DEEP: DEEP Reminds State Residents of Spring Fire Danger – Forest Fire Danger Level is High

April 3, 2013
 
DEEP Reminds State Residents of Spring Fire Danger – Forest Fire Danger Level is High
Daily Forest Fire Danger Available on DEEP Website at
http://www.ct.gov/deep/forestfiredanger
 
Connecticut’s Department of Energy and Environmental Protection (DEEP) is reminding residents to be aware of forest fire dangers during the spring fire season.  Today’s Forest Fire Danger Level is HIGH and the National Weather Service has issued a Red Flag warning for all of Connecticut from 10AM to 8PM.  Any permit to burn brush is not valid when the Forest Fire Danger is rated high, very high, or extreme.  Red Flag warnings are issued when winds will be sustained or there will be frequent gusts above a certain threshold (normally 25 mph).  In addition, relative humidity needs to be below 30% and precipitation for the previous 5 days has to have been less than 1/4-inch. 

“Last year, there were more than 500 reported fires in Connecticut that burned approximately 500 acres,” said DEEP Deputy Commissioner Susan Whalen.  “Residents and municipalities need to know that any permit to burn brush is not valid when the Forest Fire Danger is rated high, very high, or extreme.  Fires will be very difficult to control today especially when the winds are gusting over 20 mph this afternoon.  Anyone spotting a forest fire should remain calm and dial 911 to report the fire as quickly as possible to the local fire department.”

DEEP’s Division of Forestry constantly monitors the danger of forest fire to help protect Connecticut's 1.8 million acres of forested land. Forest fire danger levels are classified as low, moderate, high, very high or extreme.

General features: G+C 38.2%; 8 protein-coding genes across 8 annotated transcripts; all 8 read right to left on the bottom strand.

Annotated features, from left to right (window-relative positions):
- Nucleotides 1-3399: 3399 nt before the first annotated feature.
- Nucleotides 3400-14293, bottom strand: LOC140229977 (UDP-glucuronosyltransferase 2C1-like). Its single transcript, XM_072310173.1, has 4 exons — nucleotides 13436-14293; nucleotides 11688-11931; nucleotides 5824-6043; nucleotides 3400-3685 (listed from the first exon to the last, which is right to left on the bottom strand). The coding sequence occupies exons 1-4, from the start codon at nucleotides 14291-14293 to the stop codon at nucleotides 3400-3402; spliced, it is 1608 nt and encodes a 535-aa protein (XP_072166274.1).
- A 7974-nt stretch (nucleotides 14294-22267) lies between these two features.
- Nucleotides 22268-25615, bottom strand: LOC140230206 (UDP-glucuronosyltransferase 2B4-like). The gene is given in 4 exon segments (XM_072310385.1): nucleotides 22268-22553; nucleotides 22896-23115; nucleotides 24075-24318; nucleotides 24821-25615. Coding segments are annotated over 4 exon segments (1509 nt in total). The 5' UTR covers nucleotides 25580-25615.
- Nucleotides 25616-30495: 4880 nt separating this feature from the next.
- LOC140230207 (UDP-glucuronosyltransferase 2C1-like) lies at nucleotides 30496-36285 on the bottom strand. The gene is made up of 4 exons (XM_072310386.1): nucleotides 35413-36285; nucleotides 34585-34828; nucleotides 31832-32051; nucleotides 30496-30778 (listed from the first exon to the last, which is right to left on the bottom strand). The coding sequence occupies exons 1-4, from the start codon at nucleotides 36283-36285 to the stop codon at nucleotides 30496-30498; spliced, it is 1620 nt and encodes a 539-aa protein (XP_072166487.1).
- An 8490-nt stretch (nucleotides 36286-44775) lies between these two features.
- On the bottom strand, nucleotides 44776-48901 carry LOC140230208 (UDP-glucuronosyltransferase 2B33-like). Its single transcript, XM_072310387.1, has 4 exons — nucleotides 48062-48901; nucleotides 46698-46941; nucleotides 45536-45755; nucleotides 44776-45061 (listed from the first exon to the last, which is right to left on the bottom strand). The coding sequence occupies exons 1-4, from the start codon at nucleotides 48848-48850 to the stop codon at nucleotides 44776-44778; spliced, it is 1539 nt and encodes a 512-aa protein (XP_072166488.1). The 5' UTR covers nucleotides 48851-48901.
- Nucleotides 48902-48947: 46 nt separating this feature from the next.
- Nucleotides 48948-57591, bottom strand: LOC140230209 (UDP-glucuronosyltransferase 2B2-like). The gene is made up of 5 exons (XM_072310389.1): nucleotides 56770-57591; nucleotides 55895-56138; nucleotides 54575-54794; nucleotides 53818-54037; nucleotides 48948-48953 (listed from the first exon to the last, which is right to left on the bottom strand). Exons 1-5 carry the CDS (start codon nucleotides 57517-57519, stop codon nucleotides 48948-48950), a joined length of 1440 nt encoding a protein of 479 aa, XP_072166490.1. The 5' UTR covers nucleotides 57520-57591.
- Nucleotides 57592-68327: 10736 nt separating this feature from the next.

Forest Fire Prevention Tips

DEEP encourages residents of Connecticut to protect their families and homes from forest fire by:
 
  • Making a fire safe zone around your house. Clean flammable vegetation and debris from at least 30 feet around the house and any outbuildings; P
  • Pruning away the lower limbs of evergreens that are within the fire safe zone. Evergreens catch fire easily during dry periods and burn quickly; 
  • Removing any limbs which overhang the roof or chimney; 
  • Regularly removing leaves and needles from gutters; 
  • Not storing firewood in the fire safe zone; 
  • Using fire resistant roofing materials; 
  • Making sure firefighters can find and access your home. Mark your house and roads clearly and prune away limbs and trees along your driveway which do not allow fire truck access; 
  • Having an escape plan and practicing it;
  • Following state and local open burning laws; 
  • Staying with outside fires until they are completely safe and dead out; and 
  • Disposing of wood ashes in a metal bucket, soaking them with water before dumping them.
For those who enjoy the use of Connecticut’s parks, forests, and open spaces, use fires with caution and follow these recommendations:
  • Obey local laws regarding open fires, including campfires; 
  • Keep all flammable objects away from fire; 
  • Have firefighting tools nearby and handy; 
  • Carefully dispose of hot charcoal; 
  • Drown all fires; 
  • Extinguish smoking materials with caution.
For more information on fire safety, contact DEEP’s Forestry Division at (860) 424-3630.